Created by the husband-and-wife team of Glenn and Shannon Dellimore, the Hollywood, California-based GlamGlow line consists of several masks and cleansers. Their marketing claims may have you thinking these masks are revolutionary skin-care treatments but they are not—not even slightly. GlamGlow also claims their masks are sought out by actors and celebrities for their ability to "tighten skin and shrink pores". The celebrity allure is a good one, as most of us want to know what the stars use to get or stay gorgeous, but celebrity cache alone isn't a great reason to try any product. A lot of celebrities do things that aren't good for them, like smoke, tan, or drink too much, and they make skin care and cosmetic surgery mistakes too.
But back to the masks. The GlamGlow masks contain fragrant essential oils, irritating plant extracts and ordinary clays (despite being named "French clay", in the world of skin-care formulation, clay is just clay and being from France is as special as a French fry is to a potato).
The reality behind the ingredients used in the GlamGlow line is much less interesting than the story would lead you to believe. Aside from the mix of clay and fragrance, their "hero ingredient" is the trade-named ingredient called "Teoxi", which is just green-tea extract. While green-tea extract is an excellent antioxidant, isn’t capable of the the skin perfecting, Benjamin Button-age-reversing results promised. As the body's largest organ, your skin is far too complex to have its anti-aging needs met by one antioxidant, however good it may be. But even if green-tea extract were as amazing as GlamGlow asserts, it won’t remain stable in the jar packaging the company chose for their masks.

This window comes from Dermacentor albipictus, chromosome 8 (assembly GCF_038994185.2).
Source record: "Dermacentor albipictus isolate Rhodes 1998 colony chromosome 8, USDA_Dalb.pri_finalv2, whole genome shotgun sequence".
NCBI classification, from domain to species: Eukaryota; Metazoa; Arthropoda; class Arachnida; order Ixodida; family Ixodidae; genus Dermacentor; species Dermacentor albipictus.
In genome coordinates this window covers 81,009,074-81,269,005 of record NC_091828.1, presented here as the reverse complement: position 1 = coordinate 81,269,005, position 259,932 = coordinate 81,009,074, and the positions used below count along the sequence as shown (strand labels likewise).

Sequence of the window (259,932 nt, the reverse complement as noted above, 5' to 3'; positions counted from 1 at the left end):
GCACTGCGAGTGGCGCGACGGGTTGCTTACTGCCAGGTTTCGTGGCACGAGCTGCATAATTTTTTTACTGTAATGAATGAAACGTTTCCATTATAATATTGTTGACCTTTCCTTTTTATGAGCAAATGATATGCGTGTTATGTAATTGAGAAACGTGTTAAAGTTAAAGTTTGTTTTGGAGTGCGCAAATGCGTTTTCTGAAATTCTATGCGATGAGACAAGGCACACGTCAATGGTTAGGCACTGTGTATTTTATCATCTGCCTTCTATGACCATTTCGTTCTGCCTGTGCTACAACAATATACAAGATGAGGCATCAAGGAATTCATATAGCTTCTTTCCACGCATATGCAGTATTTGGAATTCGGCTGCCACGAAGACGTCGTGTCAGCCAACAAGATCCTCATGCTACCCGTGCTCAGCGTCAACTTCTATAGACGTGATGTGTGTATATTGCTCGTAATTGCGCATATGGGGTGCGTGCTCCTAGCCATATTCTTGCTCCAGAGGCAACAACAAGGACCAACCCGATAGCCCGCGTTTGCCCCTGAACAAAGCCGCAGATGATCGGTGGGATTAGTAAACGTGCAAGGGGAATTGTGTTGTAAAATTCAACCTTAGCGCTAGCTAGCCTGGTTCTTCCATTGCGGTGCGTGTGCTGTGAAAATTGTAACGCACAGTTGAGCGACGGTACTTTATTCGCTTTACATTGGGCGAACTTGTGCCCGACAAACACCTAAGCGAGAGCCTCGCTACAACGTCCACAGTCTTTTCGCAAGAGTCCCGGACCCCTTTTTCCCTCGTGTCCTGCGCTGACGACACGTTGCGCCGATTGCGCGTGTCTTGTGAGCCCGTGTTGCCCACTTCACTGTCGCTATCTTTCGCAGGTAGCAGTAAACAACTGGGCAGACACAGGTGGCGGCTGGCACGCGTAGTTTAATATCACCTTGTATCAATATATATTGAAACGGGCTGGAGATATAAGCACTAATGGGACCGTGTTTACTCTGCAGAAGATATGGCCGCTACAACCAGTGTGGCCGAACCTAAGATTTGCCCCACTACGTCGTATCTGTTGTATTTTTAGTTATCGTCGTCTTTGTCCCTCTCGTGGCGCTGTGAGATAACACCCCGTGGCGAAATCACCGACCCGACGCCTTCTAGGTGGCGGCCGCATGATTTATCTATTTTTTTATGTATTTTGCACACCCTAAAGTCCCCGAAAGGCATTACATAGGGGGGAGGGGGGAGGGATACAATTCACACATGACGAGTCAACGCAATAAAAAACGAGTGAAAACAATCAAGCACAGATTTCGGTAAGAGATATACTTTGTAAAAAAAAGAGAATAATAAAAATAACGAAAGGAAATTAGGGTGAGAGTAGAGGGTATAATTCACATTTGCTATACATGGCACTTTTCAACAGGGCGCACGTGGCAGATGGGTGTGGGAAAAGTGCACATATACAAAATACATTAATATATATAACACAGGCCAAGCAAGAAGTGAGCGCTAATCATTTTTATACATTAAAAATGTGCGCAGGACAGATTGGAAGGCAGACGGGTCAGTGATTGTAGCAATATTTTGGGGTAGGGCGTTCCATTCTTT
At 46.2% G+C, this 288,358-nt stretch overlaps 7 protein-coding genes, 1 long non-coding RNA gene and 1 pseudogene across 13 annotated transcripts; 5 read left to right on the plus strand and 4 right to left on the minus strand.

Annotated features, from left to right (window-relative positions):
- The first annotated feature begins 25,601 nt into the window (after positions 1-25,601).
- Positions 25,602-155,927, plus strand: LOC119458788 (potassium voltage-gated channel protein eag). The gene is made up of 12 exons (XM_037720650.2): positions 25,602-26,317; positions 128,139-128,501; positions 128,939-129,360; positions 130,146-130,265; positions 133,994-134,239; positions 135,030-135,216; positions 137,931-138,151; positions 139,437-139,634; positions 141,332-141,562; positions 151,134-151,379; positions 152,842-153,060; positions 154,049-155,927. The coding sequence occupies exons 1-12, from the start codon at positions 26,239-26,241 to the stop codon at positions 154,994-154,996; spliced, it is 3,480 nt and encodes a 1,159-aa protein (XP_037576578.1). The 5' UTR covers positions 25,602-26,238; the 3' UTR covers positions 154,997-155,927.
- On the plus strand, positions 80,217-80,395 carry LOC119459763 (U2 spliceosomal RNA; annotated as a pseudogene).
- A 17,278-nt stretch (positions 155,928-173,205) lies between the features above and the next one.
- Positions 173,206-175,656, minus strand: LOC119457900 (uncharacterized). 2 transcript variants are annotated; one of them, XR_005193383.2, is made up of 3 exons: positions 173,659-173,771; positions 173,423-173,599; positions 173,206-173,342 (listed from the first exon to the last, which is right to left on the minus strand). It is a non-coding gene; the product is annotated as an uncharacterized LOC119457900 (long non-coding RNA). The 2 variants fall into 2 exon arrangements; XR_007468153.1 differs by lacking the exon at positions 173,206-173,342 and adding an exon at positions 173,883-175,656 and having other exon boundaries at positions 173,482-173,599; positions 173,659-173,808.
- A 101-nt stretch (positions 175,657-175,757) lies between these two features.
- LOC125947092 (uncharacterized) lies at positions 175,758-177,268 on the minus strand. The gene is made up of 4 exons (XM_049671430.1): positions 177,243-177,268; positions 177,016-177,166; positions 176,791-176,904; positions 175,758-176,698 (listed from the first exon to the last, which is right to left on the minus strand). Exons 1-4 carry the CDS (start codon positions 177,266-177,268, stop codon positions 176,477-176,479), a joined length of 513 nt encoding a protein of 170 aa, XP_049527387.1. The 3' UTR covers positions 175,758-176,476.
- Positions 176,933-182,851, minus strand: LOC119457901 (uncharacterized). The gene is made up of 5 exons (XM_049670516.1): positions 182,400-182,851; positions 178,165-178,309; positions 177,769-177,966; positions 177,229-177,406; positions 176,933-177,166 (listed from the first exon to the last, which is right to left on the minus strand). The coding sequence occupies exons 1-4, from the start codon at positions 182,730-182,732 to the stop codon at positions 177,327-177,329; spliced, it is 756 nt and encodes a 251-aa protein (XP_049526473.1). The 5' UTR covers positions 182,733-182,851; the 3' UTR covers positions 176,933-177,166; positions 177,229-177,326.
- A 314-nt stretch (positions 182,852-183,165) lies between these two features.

Aside from "Teoxi", GlamGlow uses trade names instead of using the actual ingredient name in their marketing claims, on both the box and their website. You may think "Teoxi" sounds impressive, but you're only getting standard ingredients—their use of trade names simply makes the formula seem more intriguing than it really is. For example, their "Bio-Life-Cell-Science" technology claims to be an "Advanced Scientific Skincare" blend, but in reality it's just a mix of eucalyptus, peppermint, comfrey, ivy, marigold and other standard plant extracts. It would take some advanced scientific Photoshopping to get anti-wrinkle/anti-blemish results from this cast of ordinary problematic ingredients!
If you're interested in a clay mask for absorbing excess oil or helping clogged pores, there are many alternatives which easily beat GlamGlow for a fraction of the cost. There is nothing unique about the masks this line sells.
GlamGlow also makes exfoliating claims, but these don't live up to their promise for reasons discussed in each mask's reviews. You are better off using a soft washcloth with your cleanser for physical exfoliation—you will get virtually identical results and save your skin the irritation (plus spare your bank account the wasted money). If brighter, more even-toned skin is your goal, consider any of the well-formulated AHA/BHA exfoliants recommended in the Best Products section.
In the end, despite lots of hype, GlamGlow is a disappointment that isn't worth the expense and puts your skin at risk of irritation. If only a fraction of the marketing efforts behind the brand were put into formulating their products, they might have ended up with products truly deserving of celebrity accolades!
For more information about GlamGlow, email at email@example.com or visit www.glamglowmud.com (there is no available phone number).
Note: As of January 2015, GlamGlow has been acquired by Estee Lauder.